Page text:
12 Jan 2016 / by Maya Roeland / in BLOG
5 Steps to Success with Social Selling
What is Social Selling?
Selling has always been (and always will be) social. Social media hasn’t fundamentally changed the game of sales, but it certainly has amplified it, connected it, and distributed it further than we ever thought possible. Social networks give wider reach and power to even the smallest business, and create an avenue for sales and marketing staff to connect to their client base as individuals, on a personal level.
The term “social selling” encompasses both the research and interaction that happens online during the sales process. Salespeople can use social media to research critical information about companies, trends, and market changes that might produce opportunities. They can learn things about likely buyers that are hard to find elsewhere. What are the interests of those prospects? Their likes, their dislikes? What are they reading and sharing? When you know a few things about someone, you have a more informed, warmer place to begin a conversation. Building trust with your prospects is crucial in moving them towards a buying decision. The closer we can get to people, the more we can educate them and answer their questions, and the more obvious (and easy) it will be to know when it’s time to go offline and close the deal. Social selling is just an expanded way to meet people.
With these 5 tips you will build relationships that last, that change and adapt over time, and that are mutually beneficial.
Stay alert to opportunities. You could make a connection with anyone you meet, interact with, or run into at a grocery store (you get the picture). Many people you meet will be potential connections or advocates; if you connect with authenticity and transparency, on a personal level, you’ll begin to develop a relationship that may pay off later. Don’t sell at this stage, just connect and build a network.
Prospecting is a continual process. You meet people and evaluatate whether there is mutual benefit to building a relationship; if there is, you make a connection. You should add new people to your prospect funnel continually; just as with the sales funnel, some will drop out as time passes. Prioritize vigilantly, and focus on the most promising prospects.
This step is the most important part of social selling. Monitor your social feeds throughout the day as you’re running meetings, building relationships, and closing deals. As companies and prospects in your social funnel are communicating, you will be listening and soaking it all in. This will help you learn what’s important to them.
‘In the sales world, ABC stood for Always Be Closing. Now, ABC means Always Be Connecting, because your connections led to your next hire, your next job, your next lead, and your next close.”Jill Rowley - Social Selling Evangelist
Now that you have the right prospects and you’ve been listening, you can begin to engage. Start commenting and adding value to prospects’ social media posts across various channels. Most companies and professionals don’t get many of these engagements, so they will appreciate the added ‘bump’ your interaction provides, as it reaffirms their own presence on these platforms. (Don’t we all love getting a few extra likes and comments?) Be genuine as you engage and give your honest feedback. Insincere flattery will cost you the potential for honest conversation moving forward. Engagement on social media is a process, and it needs to be done across multiple channels. As your trust with the prospect grows, your authority in your space will become stronger. This is a place to separate yourself from the competition. As you engage, you build credibility.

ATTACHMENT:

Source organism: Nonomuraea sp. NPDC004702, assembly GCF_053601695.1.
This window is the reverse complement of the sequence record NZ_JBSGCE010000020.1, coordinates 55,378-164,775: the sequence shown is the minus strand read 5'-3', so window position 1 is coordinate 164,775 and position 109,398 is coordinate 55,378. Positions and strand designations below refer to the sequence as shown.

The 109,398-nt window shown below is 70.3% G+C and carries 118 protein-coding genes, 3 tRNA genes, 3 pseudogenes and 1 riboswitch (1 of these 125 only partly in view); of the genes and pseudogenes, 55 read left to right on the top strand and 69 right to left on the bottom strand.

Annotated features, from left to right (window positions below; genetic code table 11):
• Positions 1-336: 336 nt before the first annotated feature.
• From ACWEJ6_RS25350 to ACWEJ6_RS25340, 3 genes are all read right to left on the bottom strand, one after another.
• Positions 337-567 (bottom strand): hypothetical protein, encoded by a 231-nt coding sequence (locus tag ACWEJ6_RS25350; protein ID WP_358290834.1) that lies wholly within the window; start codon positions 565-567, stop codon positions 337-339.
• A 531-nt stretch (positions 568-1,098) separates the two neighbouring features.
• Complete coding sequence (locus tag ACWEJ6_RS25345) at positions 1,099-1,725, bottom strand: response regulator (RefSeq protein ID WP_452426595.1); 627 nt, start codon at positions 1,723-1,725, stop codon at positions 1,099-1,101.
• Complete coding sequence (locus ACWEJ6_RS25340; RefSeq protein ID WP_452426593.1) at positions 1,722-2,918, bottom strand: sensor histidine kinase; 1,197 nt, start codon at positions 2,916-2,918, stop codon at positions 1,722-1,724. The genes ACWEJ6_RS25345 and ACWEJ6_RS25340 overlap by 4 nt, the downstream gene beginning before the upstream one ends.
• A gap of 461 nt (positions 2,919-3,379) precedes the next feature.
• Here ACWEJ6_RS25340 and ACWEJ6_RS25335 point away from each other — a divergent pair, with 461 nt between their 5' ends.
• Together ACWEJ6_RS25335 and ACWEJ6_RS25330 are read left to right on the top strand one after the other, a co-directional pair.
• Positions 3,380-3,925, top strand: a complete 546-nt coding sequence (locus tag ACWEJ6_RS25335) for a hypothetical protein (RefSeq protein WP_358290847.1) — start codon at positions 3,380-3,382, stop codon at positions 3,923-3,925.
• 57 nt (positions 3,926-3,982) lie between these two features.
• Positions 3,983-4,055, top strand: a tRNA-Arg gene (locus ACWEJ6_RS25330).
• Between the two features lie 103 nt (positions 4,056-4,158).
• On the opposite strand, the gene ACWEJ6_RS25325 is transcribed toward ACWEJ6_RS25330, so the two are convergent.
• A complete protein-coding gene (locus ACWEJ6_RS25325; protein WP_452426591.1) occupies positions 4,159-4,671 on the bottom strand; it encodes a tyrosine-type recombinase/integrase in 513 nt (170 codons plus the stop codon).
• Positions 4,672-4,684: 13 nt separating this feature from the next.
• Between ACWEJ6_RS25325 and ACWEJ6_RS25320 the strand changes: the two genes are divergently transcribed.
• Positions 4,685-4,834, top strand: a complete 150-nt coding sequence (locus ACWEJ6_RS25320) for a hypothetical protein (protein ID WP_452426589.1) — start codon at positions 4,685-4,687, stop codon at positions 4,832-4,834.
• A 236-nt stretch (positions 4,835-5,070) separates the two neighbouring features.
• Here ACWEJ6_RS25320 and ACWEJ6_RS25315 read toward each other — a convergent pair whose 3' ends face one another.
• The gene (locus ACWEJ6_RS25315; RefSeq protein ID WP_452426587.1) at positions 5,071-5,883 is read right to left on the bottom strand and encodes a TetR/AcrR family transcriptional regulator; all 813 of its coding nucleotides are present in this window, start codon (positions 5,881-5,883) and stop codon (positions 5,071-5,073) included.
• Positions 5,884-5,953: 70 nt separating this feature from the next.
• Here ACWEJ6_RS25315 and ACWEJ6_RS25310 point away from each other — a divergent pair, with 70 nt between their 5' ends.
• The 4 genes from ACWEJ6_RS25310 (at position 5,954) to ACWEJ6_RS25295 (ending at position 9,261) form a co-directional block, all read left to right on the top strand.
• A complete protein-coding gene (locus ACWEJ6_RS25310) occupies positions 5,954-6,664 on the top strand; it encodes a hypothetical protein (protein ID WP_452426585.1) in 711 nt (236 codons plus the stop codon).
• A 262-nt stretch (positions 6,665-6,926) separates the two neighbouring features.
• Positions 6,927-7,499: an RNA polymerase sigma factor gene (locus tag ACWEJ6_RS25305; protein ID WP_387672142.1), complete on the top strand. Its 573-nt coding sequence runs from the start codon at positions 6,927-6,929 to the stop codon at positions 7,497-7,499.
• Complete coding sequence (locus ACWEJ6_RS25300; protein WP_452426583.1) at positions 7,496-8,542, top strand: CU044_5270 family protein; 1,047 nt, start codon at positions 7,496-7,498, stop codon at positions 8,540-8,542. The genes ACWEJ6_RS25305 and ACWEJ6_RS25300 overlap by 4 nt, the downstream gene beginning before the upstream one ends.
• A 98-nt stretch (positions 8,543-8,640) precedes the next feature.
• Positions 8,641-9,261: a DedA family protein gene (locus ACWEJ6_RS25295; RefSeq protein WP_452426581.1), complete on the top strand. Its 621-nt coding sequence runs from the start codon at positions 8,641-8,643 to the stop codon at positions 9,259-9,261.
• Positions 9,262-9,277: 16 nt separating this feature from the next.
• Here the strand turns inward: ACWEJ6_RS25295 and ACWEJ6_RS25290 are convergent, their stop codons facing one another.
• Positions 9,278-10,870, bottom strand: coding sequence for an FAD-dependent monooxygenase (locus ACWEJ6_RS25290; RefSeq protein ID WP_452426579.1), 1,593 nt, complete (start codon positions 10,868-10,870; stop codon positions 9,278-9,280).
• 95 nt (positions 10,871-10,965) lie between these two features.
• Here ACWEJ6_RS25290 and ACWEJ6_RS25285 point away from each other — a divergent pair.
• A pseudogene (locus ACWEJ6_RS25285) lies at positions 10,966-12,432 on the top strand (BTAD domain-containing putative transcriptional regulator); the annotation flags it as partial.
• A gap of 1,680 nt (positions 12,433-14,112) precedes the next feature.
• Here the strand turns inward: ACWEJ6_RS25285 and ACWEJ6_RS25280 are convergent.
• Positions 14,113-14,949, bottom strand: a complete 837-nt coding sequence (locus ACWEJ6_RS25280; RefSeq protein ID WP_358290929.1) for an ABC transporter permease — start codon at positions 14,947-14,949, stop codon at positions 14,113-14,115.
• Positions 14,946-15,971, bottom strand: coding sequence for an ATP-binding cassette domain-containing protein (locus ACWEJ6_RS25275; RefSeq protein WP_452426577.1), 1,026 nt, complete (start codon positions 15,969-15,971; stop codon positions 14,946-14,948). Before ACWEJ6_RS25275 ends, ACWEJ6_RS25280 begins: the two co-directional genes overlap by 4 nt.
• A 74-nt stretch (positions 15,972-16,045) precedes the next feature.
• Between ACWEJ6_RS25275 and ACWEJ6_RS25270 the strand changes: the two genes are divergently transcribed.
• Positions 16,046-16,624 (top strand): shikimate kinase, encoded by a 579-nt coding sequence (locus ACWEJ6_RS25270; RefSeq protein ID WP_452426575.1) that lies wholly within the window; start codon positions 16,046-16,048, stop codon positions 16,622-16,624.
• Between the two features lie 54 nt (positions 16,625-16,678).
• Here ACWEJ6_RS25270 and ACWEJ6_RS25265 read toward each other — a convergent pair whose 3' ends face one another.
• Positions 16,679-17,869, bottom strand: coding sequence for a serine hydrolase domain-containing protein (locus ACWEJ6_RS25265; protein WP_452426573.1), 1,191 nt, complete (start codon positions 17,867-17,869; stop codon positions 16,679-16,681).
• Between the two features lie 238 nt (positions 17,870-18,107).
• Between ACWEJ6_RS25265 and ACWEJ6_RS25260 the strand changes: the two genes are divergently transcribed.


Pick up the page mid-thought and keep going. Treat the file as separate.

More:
Start contributing to the relationship by educating people who are looking for answers. You’ve figured out what’s important to them and you’ve started to get noticed. Now you begin demonstrating the value that you can add to the relationship. Start sharing your content and be strategic about it. If you’ve done your due diligence in the listening phase, then it won’t be that hard to post content that you know they will find valuable. But take care to get it right. You need to make sure that you are adding value – and first impressions are everything. Your prospect won’t let you waste their time twice. Deliver the right content, in the right place, and at the right time you’ll get lost in the crowd – or written off as irrelevant. Be smart, be persistent, stay engaged, and always add value.
At the End of the Day…
…social selling is about building relationships. Marketing and salespeople can use social media as a channel to provide value to their prospects. Social is a very good way to make your knowledge, your company, and your helpfulness known, and to demonstrate consistency. This creates a level of trust that can lead to proactive engagement from your prospect. People buy from people, not companies, after all; next to events and other face-to-face methods, social media is the best channel for beginning relationships – and social scales better. The last thing to remember is: Once you’ve gotten into a natural conversation to build a relationship, then you need to figure out when to move the discussion offline – which is where the selling should start from a conversation perspective. Your prospect probably won’t go there with you unless they have genuine interest, and by now you’ve both figured out how real the opportunity is and whether there’s actual value for your buyer.